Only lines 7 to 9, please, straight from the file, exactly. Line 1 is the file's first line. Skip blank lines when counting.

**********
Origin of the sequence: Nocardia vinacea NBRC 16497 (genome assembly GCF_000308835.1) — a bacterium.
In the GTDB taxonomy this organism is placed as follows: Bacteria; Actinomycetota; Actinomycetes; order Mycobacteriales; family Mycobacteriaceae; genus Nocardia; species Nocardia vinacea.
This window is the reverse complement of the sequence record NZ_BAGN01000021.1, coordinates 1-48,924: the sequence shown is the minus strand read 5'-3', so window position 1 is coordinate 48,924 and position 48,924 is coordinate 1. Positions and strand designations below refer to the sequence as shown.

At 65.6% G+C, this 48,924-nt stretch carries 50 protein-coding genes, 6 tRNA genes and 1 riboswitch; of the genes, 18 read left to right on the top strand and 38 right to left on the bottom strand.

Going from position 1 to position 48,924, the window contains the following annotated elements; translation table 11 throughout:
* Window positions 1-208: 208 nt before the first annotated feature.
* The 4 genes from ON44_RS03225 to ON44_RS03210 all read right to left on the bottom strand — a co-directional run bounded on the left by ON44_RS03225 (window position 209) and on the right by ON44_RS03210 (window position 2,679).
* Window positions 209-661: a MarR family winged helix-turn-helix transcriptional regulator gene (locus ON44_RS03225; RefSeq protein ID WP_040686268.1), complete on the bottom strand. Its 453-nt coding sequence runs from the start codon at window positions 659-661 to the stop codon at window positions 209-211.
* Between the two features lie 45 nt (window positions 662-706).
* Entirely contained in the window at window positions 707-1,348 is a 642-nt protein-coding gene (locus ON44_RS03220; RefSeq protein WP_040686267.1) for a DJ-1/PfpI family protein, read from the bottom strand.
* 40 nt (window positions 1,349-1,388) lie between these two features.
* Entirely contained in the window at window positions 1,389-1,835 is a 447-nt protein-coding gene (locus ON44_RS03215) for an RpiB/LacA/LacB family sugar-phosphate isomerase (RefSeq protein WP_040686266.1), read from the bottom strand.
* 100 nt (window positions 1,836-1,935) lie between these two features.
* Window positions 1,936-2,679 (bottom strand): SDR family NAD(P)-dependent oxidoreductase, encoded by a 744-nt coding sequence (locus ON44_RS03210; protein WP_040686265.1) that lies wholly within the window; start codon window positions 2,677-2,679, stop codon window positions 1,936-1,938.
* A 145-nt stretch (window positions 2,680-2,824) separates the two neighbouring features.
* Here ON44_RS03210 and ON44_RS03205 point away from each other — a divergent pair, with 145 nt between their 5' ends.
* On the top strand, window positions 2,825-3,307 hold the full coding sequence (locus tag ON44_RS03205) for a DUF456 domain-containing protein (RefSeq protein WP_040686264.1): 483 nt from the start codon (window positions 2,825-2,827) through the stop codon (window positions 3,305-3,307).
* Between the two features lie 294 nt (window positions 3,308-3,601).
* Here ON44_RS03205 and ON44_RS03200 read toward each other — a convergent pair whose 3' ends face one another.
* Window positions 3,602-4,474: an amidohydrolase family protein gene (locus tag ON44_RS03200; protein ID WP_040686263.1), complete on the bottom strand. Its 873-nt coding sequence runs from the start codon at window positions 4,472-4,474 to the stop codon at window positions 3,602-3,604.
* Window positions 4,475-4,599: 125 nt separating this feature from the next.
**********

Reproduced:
* The 4 genes from ON44_RS03225 to ON44_RS03210 all read right to left on the bottom strand — a co-directional run bounded on the left by ON44_RS03225 (window position 209) and on the right by ON44_RS03210 (window position 2,679).
* Window positions 209-661: a MarR family winged helix-turn-helix transcriptional regulator gene (locus ON44_RS03225; RefSeq protein ID WP_040686268.1), complete on the bottom strand. Its 453-nt coding sequence runs from the start codon at window positions 659-661 to the stop codon at window positions 209-211.
* Between the two features lie 45 nt (window positions 662-706).